Once I realized this, not only was the horse easier to control, but it made the game that much more immersive. It wasn't just me playing a game fighting a giant monster, but me and my sentient companion working together towards a common goal. My favorite battles in the game were the ones where you'd have to ride him while shooting arrows. You cannot aim your bow and arrow while steering, so you have to go back and forth between aiming your weapon, then kicking your horse to get him back up to a full gallop, readjusting his course, then going back to shooting. It's more complex than it needs to be, but it also does a better job of putting you in the moment than a more traditional control scheme that gives you more control of the situation.
The Force is with you... always
Another great moment in recent gaming was near the end of Metal Gear Solid 4, where Snake is running down a hallway towards his last stand. As he runs down a near endless corridor, the game plays snippets of dialogue from people he's known throughout his life, ala Obi-Wan's post-mortem declaration that Luke should in fact, use the force. It's a powerful moment, even though you're not actually doing much beyond holding forward on the analogue stick.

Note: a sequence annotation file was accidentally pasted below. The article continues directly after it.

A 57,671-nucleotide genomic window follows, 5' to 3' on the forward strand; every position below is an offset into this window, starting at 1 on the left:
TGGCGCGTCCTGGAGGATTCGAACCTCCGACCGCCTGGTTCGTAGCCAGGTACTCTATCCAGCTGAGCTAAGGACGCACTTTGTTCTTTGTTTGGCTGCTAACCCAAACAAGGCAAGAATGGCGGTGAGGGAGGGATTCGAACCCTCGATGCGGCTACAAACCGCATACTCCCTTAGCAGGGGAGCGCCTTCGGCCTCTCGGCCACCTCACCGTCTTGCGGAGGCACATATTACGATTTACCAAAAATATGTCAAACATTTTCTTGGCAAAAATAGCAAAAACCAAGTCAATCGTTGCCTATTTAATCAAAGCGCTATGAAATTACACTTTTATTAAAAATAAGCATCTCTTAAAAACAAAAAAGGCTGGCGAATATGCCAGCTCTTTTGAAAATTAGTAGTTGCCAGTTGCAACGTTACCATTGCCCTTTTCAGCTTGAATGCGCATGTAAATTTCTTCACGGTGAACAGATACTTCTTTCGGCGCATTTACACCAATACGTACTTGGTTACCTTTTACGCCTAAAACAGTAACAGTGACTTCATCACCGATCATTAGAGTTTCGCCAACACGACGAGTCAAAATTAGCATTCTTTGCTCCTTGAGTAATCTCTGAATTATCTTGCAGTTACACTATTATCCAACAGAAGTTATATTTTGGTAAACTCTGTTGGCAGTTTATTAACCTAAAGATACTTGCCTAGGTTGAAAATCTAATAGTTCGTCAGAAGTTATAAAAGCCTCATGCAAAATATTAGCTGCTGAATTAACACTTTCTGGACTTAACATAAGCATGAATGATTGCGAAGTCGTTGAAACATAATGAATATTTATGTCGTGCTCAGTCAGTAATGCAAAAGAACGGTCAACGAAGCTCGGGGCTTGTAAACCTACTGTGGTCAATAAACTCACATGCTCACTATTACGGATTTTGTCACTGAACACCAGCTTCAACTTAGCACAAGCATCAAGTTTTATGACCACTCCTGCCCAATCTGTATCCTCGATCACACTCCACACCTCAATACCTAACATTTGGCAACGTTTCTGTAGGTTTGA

The scene following scene is even better where Snake must go through a tunnel full of microwaves that are literally burning him to death. The screen splits horizontally and the top half is comprised of cutcenes of supporting characters in their last stand, while the player controls Snake at the bottom. Again, all you're doing is holding forward on the analogue stick, and later mashing a button, things that shouldn't be fun, but are due to the wonderful production values surrounding the setpiece. This scene is however a little more manipulative than the similar sequence I mentioned above, because it relies half on cutscenes. Not that there's anything wrong with that.
I didn't sign up for this...
Survival-horror games are a genre known for gimping their controls in order to make the player feel more vulnerable. Admittedly, the genre generally doesn't appeal to me that much, maybe because I feel the control limitations feel too restrictive in a way that doesn't compliment the situation. Not being able to see very well in the dark or peek around corners just feels false, as I'd be able to do these things in real life. While I may enjoy the games less because of this, and while the control limitations overcompensate for how weak you are, I do feel like they succeed in making you dread enemy encounters. In essence, I don't generally find games like Silent Hill to be fun, but I DO find them to be engaging, tense, and sometimes frightening, which is what they're aiming for.
I guess what I'm driving it is that games can be at their most engaging when they're not exactly "fun." By bucking convention and robbing the player of control, you can build up atmosphere in a way that wouldn't be possible by letting the player have too much freedom. People find entertainment in a variety of offbeat ways, like going to sad movies, for example. So in this regard, I do like my games to be entertaining, but I'm realizing that there are more and more unique ways of achieving this in games than I once thought. I'm curious what other people think on this topic. Agree? Disagree? Thoughts? Opinions?